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The World's Religions (Plus) Paperback – May 12, 2009

ISBN-13: 978-0061660184 ISBN-10: 0061660183 Edition: 50 Anv

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Product Details

  • Series: Plus
  • Paperback: 448 pages
  • Publisher: HarperOne; 50 Anv edition (May 12, 2009)
  • Language: English
  • ISBN-10: 0061660183
  • ISBN-13: 978-0061660184
  • Product Dimensions: 5.3 x 1 x 8 inches
  • Shipping Weight: 12 ounces (View shipping rates and policies)
  • Average Customer Review: 4.3 out of 5 stars  See all reviews (137 customer reviews)
  • Amazon Best Sellers Rank: #3,106 in Books (See Top 100 in Books)

Editorial Reviews

From the Back Cover

Huston Smith's masterpiece explores the essential elements and teachings of the world's predominant faiths, including Hinduism, Buddhism, Confucianism, Taoism, Judaism, Christianity, Islam, and the native traditions of Australia, Africa, Oceania, and the Americas.

Emphasizing the inner—rather than the institutional—dimension of these religions, Smith devotes special attention to Zen and Tibetan Buddhism, Sufism, and the teachings of Jesus. He convincingly conveys the unique appeal and gifts of each of the traditions and reveals their hold on the human heart and imagination.

About the Author

Huston Smith is internationally known and revered as the premier teacher of world religions. He is the focus of a five-part PBS television series with Bill Moyers and has taught at Washington University, the Massachusetts Institute of Technology, Syracuse University, and the University of California at Berkeley. The recipient of twelve honorary degrees, Smith's fifteen books include his bestselling The World's Religions, Why Religion Matters, and his autobiography, Tales of Wonder.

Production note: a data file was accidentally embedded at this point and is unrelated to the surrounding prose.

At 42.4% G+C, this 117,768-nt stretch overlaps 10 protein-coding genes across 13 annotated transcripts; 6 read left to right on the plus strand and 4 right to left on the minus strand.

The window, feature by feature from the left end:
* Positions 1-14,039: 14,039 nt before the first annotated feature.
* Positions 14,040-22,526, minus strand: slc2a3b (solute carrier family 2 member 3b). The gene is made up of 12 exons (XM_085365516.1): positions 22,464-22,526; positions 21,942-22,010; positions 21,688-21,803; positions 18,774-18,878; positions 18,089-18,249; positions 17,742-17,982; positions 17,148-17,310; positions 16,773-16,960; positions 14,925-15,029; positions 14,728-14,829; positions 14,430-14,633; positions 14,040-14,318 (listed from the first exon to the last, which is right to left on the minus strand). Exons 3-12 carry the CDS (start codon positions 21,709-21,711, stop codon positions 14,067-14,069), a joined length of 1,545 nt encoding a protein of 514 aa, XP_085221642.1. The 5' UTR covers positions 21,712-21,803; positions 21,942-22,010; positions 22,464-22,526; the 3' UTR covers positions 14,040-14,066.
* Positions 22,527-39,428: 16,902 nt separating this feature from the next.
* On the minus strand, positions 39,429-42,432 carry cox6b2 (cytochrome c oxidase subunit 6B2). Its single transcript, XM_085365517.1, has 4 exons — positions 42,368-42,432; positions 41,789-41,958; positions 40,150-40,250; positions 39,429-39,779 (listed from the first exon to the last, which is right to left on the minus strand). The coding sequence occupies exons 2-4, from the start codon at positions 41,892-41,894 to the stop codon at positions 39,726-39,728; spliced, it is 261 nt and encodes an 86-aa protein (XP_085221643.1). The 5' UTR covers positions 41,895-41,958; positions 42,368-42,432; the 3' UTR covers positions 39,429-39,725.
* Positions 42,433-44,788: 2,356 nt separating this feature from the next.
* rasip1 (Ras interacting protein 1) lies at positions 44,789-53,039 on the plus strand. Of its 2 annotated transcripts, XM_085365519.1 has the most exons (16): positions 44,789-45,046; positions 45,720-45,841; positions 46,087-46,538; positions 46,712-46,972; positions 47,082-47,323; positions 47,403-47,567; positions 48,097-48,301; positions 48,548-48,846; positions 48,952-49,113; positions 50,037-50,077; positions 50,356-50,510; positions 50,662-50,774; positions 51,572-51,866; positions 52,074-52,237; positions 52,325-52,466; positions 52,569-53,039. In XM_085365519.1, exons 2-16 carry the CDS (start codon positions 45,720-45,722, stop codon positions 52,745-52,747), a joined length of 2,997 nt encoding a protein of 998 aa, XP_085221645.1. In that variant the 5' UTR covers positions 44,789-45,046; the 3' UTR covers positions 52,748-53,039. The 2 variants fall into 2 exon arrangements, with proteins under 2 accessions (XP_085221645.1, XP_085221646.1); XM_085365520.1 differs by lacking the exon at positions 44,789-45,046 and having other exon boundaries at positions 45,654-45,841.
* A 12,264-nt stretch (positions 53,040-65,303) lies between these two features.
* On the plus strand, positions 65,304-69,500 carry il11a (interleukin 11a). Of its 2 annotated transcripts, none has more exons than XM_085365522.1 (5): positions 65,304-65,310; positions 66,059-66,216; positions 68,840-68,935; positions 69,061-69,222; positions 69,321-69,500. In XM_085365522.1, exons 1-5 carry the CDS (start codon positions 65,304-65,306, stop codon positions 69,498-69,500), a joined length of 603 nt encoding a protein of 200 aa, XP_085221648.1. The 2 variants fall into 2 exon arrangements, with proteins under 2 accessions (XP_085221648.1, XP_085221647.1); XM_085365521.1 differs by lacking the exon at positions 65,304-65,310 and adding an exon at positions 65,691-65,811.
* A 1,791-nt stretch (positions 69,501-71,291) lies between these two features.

More About the Author

Huston Cummings Smith (born May 31, 1919) is among the preeminent religious studies scholars in the United States. His work, The Religions of Man (later revised and retitled The World's Religions), is a classic in the field, with over two million copies sold, and it remains a common introduction to comparative religion.

Smith was born in Soochow, China, to Methodist missionaries and spent his first 17 years there. He taught at the Universities of Colorado and Denver from 1944 to 1947, moved to Washington University in St. Louis, Missouri, for the next 10 years, and then served as professor of Philosophy at MIT from 1958 to 1973. While at MIT, he participated in some of the experiments with entheogens that professor Timothy Leary conducted at Harvard University. Smith then moved to Syracuse University, where he was Thomas J. Watson Professor of Religion and Distinguished Adjunct Professor of Philosophy until his retirement in 1983 and current emeritus status. He now lives in the Berkeley, California, area where he is Visiting Professor of Religious Studies at the University of California, Berkeley.

During his career, Smith not only studied but also practiced Vedanta Hinduism, Zen Buddhism (under Goto Zuigan), and Sufism for over 10 years each. He is a notable autodidact.

As a young man, of his own volition after suddenly turning to mysticism, Smith set out to meet with then-famous author Gerald Heard. Heard responded to Smith's letter, invited him to Trabuco College (later donated as the Ramakrishna Monastery) in Southern California, and then sent him off to meet the legendary Aldous Huxley. So began Smith's experimentation with meditation and his association with the Vedanta Society in Saint Louis under the auspices of Swami Satprakashananda of the Ramakrishna order.